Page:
3:10 to Yuma

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3:10 to Yuma
Review (9/10)
(By Ron Henriques)

Twelve years after he was introduced to American audiences in Sam Raimi's "The Quick and the Dead", Russell Crowe returns to the Western genre with James Mangold's remake of the classic Glenn Ford vehicle "3:10 to Yuma." Though remakes are a dime a dozen nowadays, this is one of the few that returns to the original source material; a short story by crime novelist Elmore Leonard, writer of such popular books as "Out of Sight" and "Rum Punch" which Leonard devotee Quentin Tarantino adapted into "Jackie Brown" for the screen. Set some years after the Civil War, Christian Bale also stars as poor rancher Dan Evans, a former Union Army sharpshooter who gave the service part of his leg and in return got two hundred dollars in his pocket. Barely able to make payments on his land, Dan along with his two sons and wife Alice (Gretchen Mol) are in danger of eviction, when the greedy deed-owner threatens to burn his property down. One early morning threat by the landowner's goons results in the herd being scattered across the countryside, with Dan and the boys finding themselves in a tight jam. Even if he were able to miraculously get an extension for his debts, the deed-owner wants Dan and his family gone in favor giving the land to the expanding railroad company who have deeper pockets.

Dan finds what may be a stroke of good luck when notorious outlaw Ben Wade (Crowe) is caught in town just hours after an armored stagecoach robbery that Dan and his boys witnessed. Wade and his posse have hit the Southern Pacific Railroad's armored cash shipments over twenty times and they would gladly pay well to see him tried and hanged. All that's needed are a few volunteers to escort Wade to the town of Contention, where he'll be placed on the 3:10 pm train to Yuma to await his sentence. Ben agrees to accompany railroad representative Mr. Butterfield (Dallas Roberts) and Byron McElroy (Peter Fonda) a mercenary/bounty hunter he and his boys rescued in the desert, in exchange for two hundred dollars. Along for the ride is sympathetic Doc Potter (Alan Tudyk) and Tucker (Kevin Durand), the hired muscle of the deed-owner of Dan's farm. It seems like a simple task except their group is being tracked by Wade's posse. Led by the merciless and trigger-happy Charlie Prince (Ben Foster), they are like dogs without a master and will use whatever methods are necessary to liberate Wade from his captors.

Unlike the original 1957 film, the stakes are raised with the addition of Dan's teenage son Will (Logan Lerman). Not only does this brash young man see his father as a coward, but has an admiration for Wade that he can not understand. Unbeknownst to the group, he follows them on their journey, against his father's wishes and makes his presence known when the time is right. As their journey progresses and the escort gets whittled down to just Wade and Dan, they engage not only in a battle of wills, but a subtle battle for the favor of young Will. Despite their differences, the two men have embarked on a path of mutual understanding that began when Dan first discovered Wade and his posse in the desert using his cattle to rob that armored stagecoach. Wade tries to tempt Dan with the promise of a payoff, offering him more than enough money to save his farm, feed his family and buy his wife nice clothes in exchange for his freedom, but the idealistic rancher never allows his moral compass to waver.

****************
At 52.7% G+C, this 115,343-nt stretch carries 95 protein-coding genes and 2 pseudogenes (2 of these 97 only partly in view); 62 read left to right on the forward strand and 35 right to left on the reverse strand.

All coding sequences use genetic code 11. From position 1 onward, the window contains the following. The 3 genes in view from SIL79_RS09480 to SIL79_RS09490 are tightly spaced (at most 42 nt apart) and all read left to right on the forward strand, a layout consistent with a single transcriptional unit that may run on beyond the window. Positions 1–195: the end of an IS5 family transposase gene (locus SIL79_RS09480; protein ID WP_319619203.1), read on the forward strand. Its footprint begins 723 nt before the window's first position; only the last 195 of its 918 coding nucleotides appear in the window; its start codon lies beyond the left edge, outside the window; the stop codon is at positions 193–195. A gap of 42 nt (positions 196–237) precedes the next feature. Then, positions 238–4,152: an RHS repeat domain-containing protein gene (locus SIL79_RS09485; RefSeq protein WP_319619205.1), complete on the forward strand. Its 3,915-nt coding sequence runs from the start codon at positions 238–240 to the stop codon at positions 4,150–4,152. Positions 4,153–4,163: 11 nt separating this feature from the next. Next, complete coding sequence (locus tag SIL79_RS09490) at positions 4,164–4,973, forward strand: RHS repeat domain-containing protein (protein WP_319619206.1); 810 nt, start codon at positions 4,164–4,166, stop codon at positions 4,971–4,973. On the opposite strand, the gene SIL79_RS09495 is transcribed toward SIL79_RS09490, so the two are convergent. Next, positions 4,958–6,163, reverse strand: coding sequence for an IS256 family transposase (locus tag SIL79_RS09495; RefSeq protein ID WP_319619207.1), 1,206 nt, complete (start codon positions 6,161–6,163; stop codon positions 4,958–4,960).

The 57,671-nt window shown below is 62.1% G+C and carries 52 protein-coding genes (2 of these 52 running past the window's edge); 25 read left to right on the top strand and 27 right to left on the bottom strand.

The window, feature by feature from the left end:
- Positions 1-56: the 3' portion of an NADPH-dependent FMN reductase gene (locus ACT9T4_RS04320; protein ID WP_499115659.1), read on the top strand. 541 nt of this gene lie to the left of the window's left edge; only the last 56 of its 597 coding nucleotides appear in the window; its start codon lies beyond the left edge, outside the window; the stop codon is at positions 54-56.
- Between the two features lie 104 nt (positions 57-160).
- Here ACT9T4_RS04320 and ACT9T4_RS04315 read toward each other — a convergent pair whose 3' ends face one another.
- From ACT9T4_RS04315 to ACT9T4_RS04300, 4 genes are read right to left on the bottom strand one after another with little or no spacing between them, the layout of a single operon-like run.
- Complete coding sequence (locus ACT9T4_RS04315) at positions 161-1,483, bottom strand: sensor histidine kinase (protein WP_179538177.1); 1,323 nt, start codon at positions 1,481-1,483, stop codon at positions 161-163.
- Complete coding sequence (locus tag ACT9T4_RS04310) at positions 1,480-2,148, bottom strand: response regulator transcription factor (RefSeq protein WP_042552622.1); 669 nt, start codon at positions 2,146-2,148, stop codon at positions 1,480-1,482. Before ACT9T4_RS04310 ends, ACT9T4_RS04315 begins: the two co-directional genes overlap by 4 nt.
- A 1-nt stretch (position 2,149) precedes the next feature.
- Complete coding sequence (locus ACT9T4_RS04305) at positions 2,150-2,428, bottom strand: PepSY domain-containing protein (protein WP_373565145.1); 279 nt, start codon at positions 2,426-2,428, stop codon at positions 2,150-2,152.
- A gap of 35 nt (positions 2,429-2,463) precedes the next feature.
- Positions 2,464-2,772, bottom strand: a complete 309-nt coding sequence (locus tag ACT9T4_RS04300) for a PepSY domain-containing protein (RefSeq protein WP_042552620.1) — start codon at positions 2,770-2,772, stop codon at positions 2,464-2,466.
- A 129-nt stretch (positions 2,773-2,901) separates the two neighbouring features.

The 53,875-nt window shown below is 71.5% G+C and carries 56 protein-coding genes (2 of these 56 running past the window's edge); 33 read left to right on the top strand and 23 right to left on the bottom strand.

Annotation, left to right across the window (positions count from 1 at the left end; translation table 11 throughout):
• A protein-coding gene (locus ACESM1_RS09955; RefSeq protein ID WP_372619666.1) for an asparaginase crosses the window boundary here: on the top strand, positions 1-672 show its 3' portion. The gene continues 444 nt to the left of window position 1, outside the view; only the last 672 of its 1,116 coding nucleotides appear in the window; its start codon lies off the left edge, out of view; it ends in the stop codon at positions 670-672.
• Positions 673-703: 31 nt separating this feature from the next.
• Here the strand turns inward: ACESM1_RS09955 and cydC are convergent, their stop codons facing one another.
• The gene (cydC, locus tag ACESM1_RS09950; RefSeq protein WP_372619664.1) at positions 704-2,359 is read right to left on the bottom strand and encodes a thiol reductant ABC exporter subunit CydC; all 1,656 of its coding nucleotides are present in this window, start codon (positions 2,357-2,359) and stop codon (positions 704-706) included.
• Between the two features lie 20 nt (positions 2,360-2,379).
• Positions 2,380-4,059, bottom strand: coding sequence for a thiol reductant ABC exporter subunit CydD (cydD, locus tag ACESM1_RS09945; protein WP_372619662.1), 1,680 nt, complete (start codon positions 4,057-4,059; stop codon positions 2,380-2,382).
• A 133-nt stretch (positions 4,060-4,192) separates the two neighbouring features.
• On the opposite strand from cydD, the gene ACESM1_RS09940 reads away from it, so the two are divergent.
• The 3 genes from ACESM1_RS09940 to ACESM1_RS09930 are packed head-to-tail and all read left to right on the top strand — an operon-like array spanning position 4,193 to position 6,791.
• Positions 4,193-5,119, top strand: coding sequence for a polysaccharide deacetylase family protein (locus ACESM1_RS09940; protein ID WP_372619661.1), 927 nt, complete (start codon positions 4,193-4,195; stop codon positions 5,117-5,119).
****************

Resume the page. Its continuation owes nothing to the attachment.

Both Crowe and Bale have chosen ideal roles that fit them like gloves, but represent two sides of the same coin. The respectful bond that develops between the two of them is completely believable and at the end of their journey, they will have a profound effects on each other in ways they could never have imagined. Though they come from different worlds and share different ideologies, both men discover some things within themselves that they never knew they had and all because of their mutual desire to do right by a young unshaped man: Will.

At the opposite end of the spectrum is another impressive performance by the young chameleon Ben Foster. As Charlie Prince, he is nearly unrecognizable behind cold-blooded snake eyes that show care only for the well-being of his master Wade. Though Wade's capture revolves around a dalliance with local barmaid Vinessa Shaw, there's the hint that Charlie's relationship with him might be physical when Fonda's McElroy mockingly refers to him as "Charlie Princess". Foster has a unique ability to travel from one extreme to another without seeming comedic as evidenced when he reshapes his hat and steals a beaten coat to pose as a hapless drifter feeding the railroad men misinformation. There are also some noteworthy performances by Alan Tudyk as the sympathetic Doc Potter and Fonda who has become a grizzled character actor in his later years, with an appearance here that resembles his character from his 1971 directorial debut "The Hired Hand".

James Mangold hasn't made much of an impression as an auteur, but rather a filmmaker who just happened to direct films that featured acclaimed performances from his stars. Joaquin Phoenix, Angelina Jolie, Reese Witherspoon and Sylvester Stallone have all either received acclaim or won Oscars for their work in his films, but Mangold has never demonstrated his presence within his work. Like his previous features, "3:10 to Yuma" is a handsome production, but unlike many established directors, you can't notice his fingerprints on his own work. Though the desert locations could have been utilized better, the photography and production design are first rate along with a top-notch cast who no doubt benefited from Mangold's direction. If only he were able to place a unique signature on his work that made his films look like they didn't direct themselves.


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